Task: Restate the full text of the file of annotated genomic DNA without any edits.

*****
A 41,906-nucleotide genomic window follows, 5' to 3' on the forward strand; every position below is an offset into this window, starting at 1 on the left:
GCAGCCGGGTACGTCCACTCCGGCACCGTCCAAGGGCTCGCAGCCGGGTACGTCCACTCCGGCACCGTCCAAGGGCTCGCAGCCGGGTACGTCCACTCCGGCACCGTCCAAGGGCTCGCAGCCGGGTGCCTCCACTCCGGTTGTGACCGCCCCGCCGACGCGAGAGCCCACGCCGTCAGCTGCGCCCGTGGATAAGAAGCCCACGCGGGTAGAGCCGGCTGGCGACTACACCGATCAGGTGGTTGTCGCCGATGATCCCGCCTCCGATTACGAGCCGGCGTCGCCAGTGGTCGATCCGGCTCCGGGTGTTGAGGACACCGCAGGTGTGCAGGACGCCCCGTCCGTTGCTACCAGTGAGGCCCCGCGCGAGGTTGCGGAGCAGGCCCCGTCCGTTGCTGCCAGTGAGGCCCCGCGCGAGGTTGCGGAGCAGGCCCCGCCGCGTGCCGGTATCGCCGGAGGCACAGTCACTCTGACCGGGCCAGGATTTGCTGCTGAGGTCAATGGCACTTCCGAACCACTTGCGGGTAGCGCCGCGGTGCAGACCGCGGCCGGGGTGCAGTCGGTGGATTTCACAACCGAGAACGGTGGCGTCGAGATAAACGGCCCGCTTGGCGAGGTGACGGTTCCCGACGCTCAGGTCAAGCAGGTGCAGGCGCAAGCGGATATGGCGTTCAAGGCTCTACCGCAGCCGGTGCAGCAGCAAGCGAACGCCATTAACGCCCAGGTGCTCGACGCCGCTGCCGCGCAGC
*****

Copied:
A 41,906-nucleotide genomic window follows, 5' to 3' on the forward strand; every position below is an offset into this window, starting at 1 on the left:
GCAGCCGGGTACGTCCACTCCGGCACCGTCCAAGGGCTCGCAGCCGGGTACGTCCACTCCGGCACCGTCCAAGGGCTCGCAGCCGGGTACGTCCACTCCGGCACCGTCCAAGGGCTCGCAGCCGGGTGCCTCCACTCCGGTTGTGACCGCCCCGCCGACGCGAGAGCCCACGCCGTCAGCTGCGCCCGTGGATAAGAAGCCCACGCGGGTAGAGCCGGCTGGCGACTACACCGATCAGGTGGTTGTCGCCGATGATCCCGCCTCCGATTACGAGCCGGCGTCGCCAGTGGTCGATCCGGCTCCGGGTGTTGAGGACACCGCAGGTGTGCAGGACGCCCCGTCCGTTGCTACCAGTGAGGCCCCGCGCGAGGTTGCGGAGCAGGCCCCGTCCGTTGCTGCCAGTGAGGCCCCGCGCGAGGTTGCGGAGCAGGCCCCGCCGCGTGCCGGTATCGCCGGAGGCACAGTCACTCTGACCGGGCCAGGATTTGCTGCTGAGGTCAATGGCACTTCCGAACCACTTGCGGGTAGCGCCGCGGTGCAGACCGCGGCCGGGGTGCAGTCGGTGGATTTCACAACCGAGAACGGTGGCGTCGAGATAAACGGCCCGCTTGGCGAGGTGACGGTTCCCGACGCTCAGGTCAAGCAGGTGCAGGCGCAAGCGGATATGGCGTTCAAGGCTCTACCGCAGCCGGTGCAGCAGCAAGCGAACGCCATTAACGCCCAGGTGCTCGACGCCGCTGCCGCGCAGC